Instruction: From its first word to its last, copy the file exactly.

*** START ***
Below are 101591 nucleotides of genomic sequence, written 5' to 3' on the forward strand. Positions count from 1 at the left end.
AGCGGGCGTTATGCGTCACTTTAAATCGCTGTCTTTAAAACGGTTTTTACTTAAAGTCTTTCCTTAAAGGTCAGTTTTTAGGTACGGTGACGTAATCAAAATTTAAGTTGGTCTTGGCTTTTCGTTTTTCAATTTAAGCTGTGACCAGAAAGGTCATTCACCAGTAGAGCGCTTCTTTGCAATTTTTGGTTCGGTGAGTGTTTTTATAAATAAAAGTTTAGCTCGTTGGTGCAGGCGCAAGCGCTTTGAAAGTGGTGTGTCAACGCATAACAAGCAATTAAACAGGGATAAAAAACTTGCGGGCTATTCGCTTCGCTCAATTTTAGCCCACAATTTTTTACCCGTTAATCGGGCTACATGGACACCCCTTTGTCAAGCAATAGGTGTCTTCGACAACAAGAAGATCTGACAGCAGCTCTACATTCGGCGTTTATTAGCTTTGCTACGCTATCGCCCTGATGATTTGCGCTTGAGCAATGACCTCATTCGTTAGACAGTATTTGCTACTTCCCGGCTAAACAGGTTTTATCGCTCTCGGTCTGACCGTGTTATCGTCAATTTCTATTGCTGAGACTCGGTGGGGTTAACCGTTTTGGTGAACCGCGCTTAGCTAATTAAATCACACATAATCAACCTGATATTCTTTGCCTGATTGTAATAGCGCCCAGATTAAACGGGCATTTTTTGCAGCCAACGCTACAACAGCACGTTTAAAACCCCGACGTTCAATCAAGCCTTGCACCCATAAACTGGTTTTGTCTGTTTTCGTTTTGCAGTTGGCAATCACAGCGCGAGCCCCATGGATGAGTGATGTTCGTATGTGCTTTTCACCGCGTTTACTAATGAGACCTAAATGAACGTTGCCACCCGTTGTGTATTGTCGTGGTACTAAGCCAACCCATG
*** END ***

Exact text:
Below are 101591 nucleotides of genomic sequence, written 5' to 3' on the forward strand. Positions count from 1 at the left end.
AGCGGGCGTTATGCGTCACTTTAAATCGCTGTCTTTAAAACGGTTTTTACTTAAAGTCTTTCCTTAAAGGTCAGTTTTTAGGTACGGTGACGTAATCAAAATTTAAGTTGGTCTTGGCTTTTCGTTTTTCAATTTAAGCTGTGACCAGAAAGGTCATTCACCAGTAGAGCGCTTCTTTGCAATTTTTGGTTCGGTGAGTGTTTTTATAAATAAAAGTTTAGCTCGTTGGTGCAGGCGCAAGCGCTTTGAAAGTGGTGTGTCAACGCATAACAAGCAATTAAACAGGGATAAAAAACTTGCGGGCTATTCGCTTCGCTCAATTTTAGCCCACAATTTTTTACCCGTTAATCGGGCTACATGGACACCCCTTTGTCAAGCAATAGGTGTCTTCGACAACAAGAAGATCTGACAGCAGCTCTACATTCGGCGTTTATTAGCTTTGCTACGCTATCGCCCTGATGATTTGCGCTTGAGCAATGACCTCATTCGTTAGACAGTATTTGCTACTTCCCGGCTAAACAGGTTTTATCGCTCTCGGTCTGACCGTGTTATCGTCAATTTCTATTGCTGAGACTCGGTGGGGTTAACCGTTTTGGTGAACCGCGCTTAGCTAATTAAATCACACATAATCAACCTGATATTCTTTGCCTGATTGTAATAGCGCCCAGATTAAACGGGCATTTTTTGCAGCCAACGCTACAACAGCACGTTTAAAACCCCGACGTTCAATCAAGCCTTGCACCCATAAACTGGTTTTGTCTGTTTTCGTTTTGCAGTTGGCAATCACAGCGCGAGCCCCATGGATGAGTGATGTTCGTATGTGCTTTTCACCGCGTTTACTAATGAGACCTAAATGAACGTTGCCACCCGTTGTGTATTGTCGTGGTACTAAGCCAACCCATG